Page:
'and the Edgar goes to … John Hart'
By Deirdre Parker Smith
When John Hart heard his name called at the 2008 Edgar Awards, time stopped.
“My name came out of nowhere. I had zoned out. I figured it would be Michael Chabon.
But Hart had won the 2008 Best Novel Award for his second book, “Down River.”
“It was really exciting,” he said this week by phone from his office, where he’s trying to finish his third book.
Hart met Harlen Coben, president of Mystery Writers of America, which bestows the awards, at the reception beforehand, and Coben said he had no idea who might win.
In January, Hart’s editor told him he had good news and bad news. The good news was Hart was going to the Edgar Awards; the bad news was “you’re not going to win.”
“I went to the banquet just to have a good time,” Hart said. “We love New York. … I had told Katie (his wife) we’d have a fun time.
“Last year, (when he was nominated for Best First Novel) I did everything right, … so I could make a lovely speech. The second somebody else won, the rest was a gray fog.”
This time, he was sitting at a table near the front in a room with 1,500 people.
“Best novel is the last award. … It’s given around 11 p.m. Lee Child was the presenter and he’s doing this ‘I can’t get this envelope open’ thing,” and he said it was not delayed gratification or prolonging the suspense, he just couldn’t open it.
Hart thought, “Just say Michael Chabon so I can get a drink.”They were sitting two tables away from the podium. …
The other presenters had turned the plaque around to face them, but Child had the plaque facing out. …
“Of course I couldn’t really read it, but I was kinda looking where the names go, and it looked like a short name. I thought, it doesn’t look like the other names, like Michael Chabon or Benjamin Black.
“When he opened the envelope and said my name, I was completely unprepared.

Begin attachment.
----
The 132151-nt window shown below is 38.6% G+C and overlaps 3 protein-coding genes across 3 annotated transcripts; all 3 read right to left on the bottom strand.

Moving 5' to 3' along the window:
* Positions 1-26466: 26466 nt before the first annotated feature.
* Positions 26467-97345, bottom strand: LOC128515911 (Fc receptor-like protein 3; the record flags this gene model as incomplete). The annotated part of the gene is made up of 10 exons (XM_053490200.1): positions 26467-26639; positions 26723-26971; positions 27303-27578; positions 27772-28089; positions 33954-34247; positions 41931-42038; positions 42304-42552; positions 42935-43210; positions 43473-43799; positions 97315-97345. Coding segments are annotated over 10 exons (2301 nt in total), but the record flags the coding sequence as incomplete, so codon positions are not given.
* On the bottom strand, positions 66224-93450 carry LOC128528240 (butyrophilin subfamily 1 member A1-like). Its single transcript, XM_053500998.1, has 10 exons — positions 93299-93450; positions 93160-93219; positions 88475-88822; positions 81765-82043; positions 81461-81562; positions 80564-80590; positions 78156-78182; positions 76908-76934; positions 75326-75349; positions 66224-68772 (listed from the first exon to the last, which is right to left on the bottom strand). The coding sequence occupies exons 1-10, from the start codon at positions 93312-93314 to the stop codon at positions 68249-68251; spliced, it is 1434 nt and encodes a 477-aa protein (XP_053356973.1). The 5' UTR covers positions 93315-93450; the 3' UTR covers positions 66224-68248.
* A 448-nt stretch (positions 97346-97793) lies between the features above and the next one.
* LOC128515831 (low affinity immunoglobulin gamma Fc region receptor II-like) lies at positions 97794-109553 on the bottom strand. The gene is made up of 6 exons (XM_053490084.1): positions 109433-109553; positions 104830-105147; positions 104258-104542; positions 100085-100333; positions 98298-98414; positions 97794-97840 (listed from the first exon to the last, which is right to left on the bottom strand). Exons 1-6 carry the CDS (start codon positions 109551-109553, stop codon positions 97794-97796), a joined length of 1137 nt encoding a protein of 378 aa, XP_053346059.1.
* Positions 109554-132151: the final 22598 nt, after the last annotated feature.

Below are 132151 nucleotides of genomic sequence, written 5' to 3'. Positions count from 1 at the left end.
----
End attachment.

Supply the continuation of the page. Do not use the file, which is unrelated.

“But I did not humiliate myself on stage. I was so flummoxed, but I remembered to thank everybody.
“They really do say ‘and the Edgar goes to…’ I have the envelope. It’s great, it’s got all the names of the nominees and my name.”
He tried not to anticipate, and “went through a complete cycle. It’s America, anything could happen, it’s a good book. … By the time I was in in New York, I thought, I’ll never win.”
It’s fun seeing lots of people.
“Lee Child was a big thrill. … I’ve always liked Harlen Coben as a person, his success story. He’s very affable, very tall, very much a ‘hail fellow well met’ person.”
Mary Higgins Clark he expected to be standoffish, but she was quite friendly.
He talked to Chabon, who was very popular, with a lot of people talking to him or trying to talk to him. “I think he’s a very important writer for our time.”
Hart got sincere well wishes from heads of other publishing houses, other agents. He met his Japanese publisher and has had some calls from foreign territories the books have not been published in yet.
When it was all over, he went to an exclusive party of mostly writers hosted by Otto Penzler at the Mercantile Library. Penzler owns the Mysterious Bookshop in New York.
Edgar (as in Allan Poe) is now on Hart’s desk in his office. “I’ve never been so thrilled to own such an ugly piece of plaster in my life. … It’s nice to have him here; when I start to get down, it’s nice to look at him and regain some faith.
“There were three things I never dared dream: Making the New York Times bestseller list, being published in 24 languages, and winning an Edgar. You just don’t go there, it’s bad karma. I thought the whole process is so slow, … but when I think ‘King of Lies’ came out two years ago … ”
Edgar is right at home.
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